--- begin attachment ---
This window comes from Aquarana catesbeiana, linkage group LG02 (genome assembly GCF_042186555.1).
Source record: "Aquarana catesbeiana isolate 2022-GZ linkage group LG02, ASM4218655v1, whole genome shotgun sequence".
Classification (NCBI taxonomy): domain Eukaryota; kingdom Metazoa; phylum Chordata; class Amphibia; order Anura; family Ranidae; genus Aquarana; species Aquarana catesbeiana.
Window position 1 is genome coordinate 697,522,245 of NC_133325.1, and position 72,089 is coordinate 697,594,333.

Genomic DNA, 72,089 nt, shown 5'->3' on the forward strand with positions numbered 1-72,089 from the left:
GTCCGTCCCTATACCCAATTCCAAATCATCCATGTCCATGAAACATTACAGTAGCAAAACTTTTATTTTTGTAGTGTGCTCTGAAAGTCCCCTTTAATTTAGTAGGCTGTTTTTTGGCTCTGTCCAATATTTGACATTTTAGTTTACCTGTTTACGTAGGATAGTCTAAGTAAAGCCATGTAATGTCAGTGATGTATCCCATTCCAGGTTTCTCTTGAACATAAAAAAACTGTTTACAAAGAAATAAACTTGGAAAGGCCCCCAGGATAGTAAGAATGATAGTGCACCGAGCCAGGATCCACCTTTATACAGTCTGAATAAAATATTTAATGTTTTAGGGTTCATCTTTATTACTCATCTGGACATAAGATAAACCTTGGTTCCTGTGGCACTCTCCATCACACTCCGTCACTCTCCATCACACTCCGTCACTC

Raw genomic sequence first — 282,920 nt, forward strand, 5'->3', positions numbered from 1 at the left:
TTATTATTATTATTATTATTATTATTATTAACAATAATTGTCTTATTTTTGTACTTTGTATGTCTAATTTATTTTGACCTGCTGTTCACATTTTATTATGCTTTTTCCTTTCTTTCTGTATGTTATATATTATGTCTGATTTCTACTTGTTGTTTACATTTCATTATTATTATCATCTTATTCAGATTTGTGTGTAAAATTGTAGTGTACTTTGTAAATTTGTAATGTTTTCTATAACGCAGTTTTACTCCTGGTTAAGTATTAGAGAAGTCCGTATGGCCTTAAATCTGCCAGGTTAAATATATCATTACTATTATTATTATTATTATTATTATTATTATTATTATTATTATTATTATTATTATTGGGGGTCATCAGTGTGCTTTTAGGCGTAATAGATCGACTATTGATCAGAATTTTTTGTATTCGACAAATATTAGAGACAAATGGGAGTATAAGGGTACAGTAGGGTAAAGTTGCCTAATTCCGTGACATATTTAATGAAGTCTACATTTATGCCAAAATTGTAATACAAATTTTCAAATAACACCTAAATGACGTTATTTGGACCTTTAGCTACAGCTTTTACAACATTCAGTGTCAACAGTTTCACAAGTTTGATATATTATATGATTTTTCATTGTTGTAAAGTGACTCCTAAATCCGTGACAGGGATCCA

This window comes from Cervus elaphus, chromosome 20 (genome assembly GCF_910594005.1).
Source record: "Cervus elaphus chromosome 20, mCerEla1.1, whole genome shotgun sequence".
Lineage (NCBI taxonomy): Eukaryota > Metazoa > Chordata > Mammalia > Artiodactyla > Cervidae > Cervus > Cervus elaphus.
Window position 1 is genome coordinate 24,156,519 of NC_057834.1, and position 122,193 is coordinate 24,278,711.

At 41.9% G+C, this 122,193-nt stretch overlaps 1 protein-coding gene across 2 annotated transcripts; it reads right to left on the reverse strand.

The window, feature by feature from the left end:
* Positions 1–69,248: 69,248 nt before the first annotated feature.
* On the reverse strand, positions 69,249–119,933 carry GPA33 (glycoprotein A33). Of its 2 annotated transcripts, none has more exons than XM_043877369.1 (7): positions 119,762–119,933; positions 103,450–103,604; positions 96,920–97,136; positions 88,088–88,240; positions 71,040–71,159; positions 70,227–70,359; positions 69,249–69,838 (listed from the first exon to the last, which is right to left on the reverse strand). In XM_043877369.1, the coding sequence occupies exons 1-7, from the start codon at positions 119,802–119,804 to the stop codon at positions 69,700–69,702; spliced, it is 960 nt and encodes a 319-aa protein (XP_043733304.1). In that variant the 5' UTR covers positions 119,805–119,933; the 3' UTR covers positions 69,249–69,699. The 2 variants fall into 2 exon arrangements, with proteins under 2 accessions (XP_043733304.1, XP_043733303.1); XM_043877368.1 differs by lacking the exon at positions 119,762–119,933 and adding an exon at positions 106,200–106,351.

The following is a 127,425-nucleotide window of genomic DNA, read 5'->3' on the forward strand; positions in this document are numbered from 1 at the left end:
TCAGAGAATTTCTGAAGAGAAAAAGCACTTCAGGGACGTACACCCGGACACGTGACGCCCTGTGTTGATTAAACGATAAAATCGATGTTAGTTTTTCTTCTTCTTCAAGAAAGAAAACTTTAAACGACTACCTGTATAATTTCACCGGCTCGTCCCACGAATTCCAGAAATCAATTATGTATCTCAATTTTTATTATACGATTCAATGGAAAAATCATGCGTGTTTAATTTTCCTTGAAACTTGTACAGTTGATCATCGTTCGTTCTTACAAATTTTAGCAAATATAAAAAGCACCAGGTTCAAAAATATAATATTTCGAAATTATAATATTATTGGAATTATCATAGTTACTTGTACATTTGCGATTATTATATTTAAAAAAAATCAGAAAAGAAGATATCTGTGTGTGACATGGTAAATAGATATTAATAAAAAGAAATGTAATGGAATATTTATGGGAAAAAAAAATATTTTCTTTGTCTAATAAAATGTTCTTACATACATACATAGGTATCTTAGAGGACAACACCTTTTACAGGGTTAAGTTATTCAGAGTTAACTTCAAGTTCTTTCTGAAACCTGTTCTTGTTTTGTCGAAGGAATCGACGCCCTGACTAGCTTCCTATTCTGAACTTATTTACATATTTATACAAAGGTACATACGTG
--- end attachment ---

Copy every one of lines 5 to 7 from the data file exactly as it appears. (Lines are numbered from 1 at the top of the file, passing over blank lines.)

Genomic DNA, 72,089 nt, shown 5'->3' on the forward strand with positions numbered 1-72,089 from the left:
GTCCGTCCCTATACCCAATTCCAAATCATCCATGTCCATGAAACATTACAGTAGCAAAACTTTTATTTTTGTAGTGTGCTCTGAAAGTCCCCTTTAATTTAGTAGGCTGTTTTTTGGCTCTGTCCAATATTTGACATTTTAGTTTACCTGTTTACGTAGGATAGTCTAAGTAAAGCCATGTAATGTCAGTGATGTATCCCATTCCAGGTTTCTCTTGAACATAAAAAAACTGTTTACAAAGAAATAAACTTGGAAAGGCCCCCAGGATAGTAAGAATGATAGTGCACCGAGCCAGGATCCACCTTTATACAGTCTGAATAAAATATTTAATGTTTTAGGGTTCATCTTTATTACTCATCTGGACATAAGATAAACCTTGGTTCCTGTGGCACTCTCCATCACACTCCGTCACTCTCCATCACACTCCGTCACTC

Raw genomic sequence first — 282,920 nt, forward strand, 5'->3', positions numbered from 1 at the left: